If only there was some kind of ointment for it.
When I look back at the last eight years or so, I've spent a lot of time self-deprecating in a manner that suggests I'm all talk and no action when it comes to manipulating ideas and desires into actual tangible things. God only knows how many posts I've made over the years about working for me.
There are actually two truths on this topic that perhaps I never realized until recently. The first is that I have in fact managed to create and execute on a number of things that most people never do. I wrote a book, sold software, started several successful Web sites (and some failures). The second thing is that collectively, these endeavors have not produced enough revenue to sustain me outside of a day job now and then.
Looking at it in that context, I think I'm finally ready to do away with the negativity I've typically directed at myself. The definition of success is something I've centered on the revenue component, instead of putting it somewhere between the revenue and execution, where it should be. I've done stuff, and I've made some money, or at least more than I would have if I didn't do anything. That's something I should take pride in.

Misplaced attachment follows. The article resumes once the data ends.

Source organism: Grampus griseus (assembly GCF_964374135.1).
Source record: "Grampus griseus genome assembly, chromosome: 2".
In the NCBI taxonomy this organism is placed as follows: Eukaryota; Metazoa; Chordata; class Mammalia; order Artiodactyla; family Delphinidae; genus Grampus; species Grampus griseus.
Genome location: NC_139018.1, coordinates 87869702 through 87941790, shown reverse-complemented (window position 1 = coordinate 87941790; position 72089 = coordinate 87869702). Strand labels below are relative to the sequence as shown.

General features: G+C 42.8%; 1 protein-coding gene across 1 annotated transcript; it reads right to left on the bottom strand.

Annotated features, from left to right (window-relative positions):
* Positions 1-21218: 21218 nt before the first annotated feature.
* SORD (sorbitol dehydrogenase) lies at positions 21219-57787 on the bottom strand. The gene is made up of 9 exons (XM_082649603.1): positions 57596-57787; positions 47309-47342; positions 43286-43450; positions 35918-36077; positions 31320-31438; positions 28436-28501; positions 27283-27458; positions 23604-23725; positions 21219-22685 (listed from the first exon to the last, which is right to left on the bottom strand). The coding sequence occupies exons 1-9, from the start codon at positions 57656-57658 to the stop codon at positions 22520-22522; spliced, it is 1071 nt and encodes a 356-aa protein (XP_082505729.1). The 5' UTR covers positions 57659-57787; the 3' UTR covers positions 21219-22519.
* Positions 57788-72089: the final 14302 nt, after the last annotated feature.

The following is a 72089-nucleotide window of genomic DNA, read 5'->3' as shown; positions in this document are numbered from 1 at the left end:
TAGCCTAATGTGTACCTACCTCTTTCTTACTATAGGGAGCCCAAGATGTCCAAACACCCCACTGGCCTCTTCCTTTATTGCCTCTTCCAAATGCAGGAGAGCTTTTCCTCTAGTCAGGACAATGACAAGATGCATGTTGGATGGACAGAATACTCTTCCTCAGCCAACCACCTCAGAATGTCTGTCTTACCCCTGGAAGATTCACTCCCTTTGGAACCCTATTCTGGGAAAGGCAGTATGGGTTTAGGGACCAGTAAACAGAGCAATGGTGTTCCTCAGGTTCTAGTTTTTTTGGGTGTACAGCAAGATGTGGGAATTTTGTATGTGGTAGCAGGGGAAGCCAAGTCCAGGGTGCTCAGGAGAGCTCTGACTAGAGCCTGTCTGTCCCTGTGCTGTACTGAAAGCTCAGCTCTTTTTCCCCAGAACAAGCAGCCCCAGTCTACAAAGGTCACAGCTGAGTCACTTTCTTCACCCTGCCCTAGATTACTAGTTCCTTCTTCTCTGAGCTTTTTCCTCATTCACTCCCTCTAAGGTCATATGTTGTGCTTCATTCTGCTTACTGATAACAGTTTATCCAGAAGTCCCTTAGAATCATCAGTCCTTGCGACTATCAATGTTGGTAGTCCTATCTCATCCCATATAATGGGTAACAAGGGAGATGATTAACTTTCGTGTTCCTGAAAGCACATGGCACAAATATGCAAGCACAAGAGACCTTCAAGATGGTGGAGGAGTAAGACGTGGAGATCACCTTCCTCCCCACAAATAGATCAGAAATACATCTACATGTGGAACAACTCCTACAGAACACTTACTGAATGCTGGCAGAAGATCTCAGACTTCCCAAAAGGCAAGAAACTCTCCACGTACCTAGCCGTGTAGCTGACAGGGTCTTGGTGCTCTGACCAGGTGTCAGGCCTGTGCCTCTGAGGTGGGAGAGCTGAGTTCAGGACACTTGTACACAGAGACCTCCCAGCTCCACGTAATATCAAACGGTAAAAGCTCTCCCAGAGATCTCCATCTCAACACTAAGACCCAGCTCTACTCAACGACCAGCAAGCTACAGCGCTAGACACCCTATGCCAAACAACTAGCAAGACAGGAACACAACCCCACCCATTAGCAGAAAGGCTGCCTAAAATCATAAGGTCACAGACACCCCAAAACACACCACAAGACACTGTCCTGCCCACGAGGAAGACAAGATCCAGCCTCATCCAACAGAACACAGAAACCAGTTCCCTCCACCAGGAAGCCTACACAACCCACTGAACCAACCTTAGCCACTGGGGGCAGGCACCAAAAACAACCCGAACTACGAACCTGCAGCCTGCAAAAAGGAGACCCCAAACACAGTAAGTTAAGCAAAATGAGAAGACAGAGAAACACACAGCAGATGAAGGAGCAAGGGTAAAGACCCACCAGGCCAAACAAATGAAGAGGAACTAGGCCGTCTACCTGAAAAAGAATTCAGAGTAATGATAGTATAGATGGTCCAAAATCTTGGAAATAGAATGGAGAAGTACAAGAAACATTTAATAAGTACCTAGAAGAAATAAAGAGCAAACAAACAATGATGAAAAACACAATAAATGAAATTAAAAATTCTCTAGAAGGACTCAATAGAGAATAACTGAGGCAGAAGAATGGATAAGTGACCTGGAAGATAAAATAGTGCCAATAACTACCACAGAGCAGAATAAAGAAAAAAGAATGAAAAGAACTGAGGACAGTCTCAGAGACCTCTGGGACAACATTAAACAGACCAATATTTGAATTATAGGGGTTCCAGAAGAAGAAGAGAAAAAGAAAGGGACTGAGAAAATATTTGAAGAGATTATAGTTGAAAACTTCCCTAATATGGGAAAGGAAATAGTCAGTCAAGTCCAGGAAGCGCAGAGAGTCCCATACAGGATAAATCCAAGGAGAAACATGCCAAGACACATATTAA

The most positive result of this was probably that it landed me a really good job, that it turns out I like most of the time, and I've been there for two years. They weren't impressed by previous gigs, only by what I had done on my own, including the sites and the book.
Of course, over time I begin to stir, and I wonder how long I'll be content to do the regular gig. While I get to do interesting things and enjoy professional growth, I also feel like the 40 hours (plus another 8 or so driving) per week takes away from what I could be doing for me. I don't know what the big idea even is to pursue (it's definitely not consulting), but reading Wired and Fast Company makes me want to do... something.
I'm sure I'll figure it out eventually. It's just one of many things I want to accomplish. I wonder if this will be the year for it, if not for a big bang, then for an incremental step.